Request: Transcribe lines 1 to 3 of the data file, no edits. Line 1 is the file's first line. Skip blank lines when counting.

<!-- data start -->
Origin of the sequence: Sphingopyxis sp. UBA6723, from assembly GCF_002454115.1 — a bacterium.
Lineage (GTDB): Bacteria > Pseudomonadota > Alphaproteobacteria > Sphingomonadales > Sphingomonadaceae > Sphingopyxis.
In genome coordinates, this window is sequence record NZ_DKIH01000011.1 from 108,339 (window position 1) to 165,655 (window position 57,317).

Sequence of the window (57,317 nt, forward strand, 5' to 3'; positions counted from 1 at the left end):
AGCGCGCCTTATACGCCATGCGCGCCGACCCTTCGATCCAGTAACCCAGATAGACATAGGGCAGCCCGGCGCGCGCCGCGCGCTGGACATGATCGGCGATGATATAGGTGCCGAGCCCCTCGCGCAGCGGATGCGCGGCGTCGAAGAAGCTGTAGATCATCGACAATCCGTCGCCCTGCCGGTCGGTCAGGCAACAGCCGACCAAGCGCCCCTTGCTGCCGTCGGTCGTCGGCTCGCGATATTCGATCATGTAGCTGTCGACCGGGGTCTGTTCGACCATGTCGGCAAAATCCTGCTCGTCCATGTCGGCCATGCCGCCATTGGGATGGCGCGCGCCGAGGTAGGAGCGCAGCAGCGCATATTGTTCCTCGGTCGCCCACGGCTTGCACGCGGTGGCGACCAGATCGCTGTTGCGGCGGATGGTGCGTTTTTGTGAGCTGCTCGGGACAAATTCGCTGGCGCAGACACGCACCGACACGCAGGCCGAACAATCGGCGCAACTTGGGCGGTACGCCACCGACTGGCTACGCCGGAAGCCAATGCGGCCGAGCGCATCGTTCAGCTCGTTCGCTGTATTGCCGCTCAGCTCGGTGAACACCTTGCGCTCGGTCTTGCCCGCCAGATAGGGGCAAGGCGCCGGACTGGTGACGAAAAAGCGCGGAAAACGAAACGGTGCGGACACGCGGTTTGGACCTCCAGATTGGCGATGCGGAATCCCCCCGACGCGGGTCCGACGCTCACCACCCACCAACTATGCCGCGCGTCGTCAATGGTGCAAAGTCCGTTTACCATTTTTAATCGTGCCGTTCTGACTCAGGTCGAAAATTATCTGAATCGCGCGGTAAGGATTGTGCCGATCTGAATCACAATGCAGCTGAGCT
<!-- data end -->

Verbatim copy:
Origin of the sequence: Sphingopyxis sp. UBA6723, from assembly GCF_002454115.1 — a bacterium.
Lineage (GTDB): Bacteria > Pseudomonadota > Alphaproteobacteria > Sphingomonadales > Sphingomonadaceae > Sphingopyxis.
In genome coordinates, this window is sequence record NZ_DKIH01000011.1 from 108,339 (window position 1) to 165,655 (window position 57,317).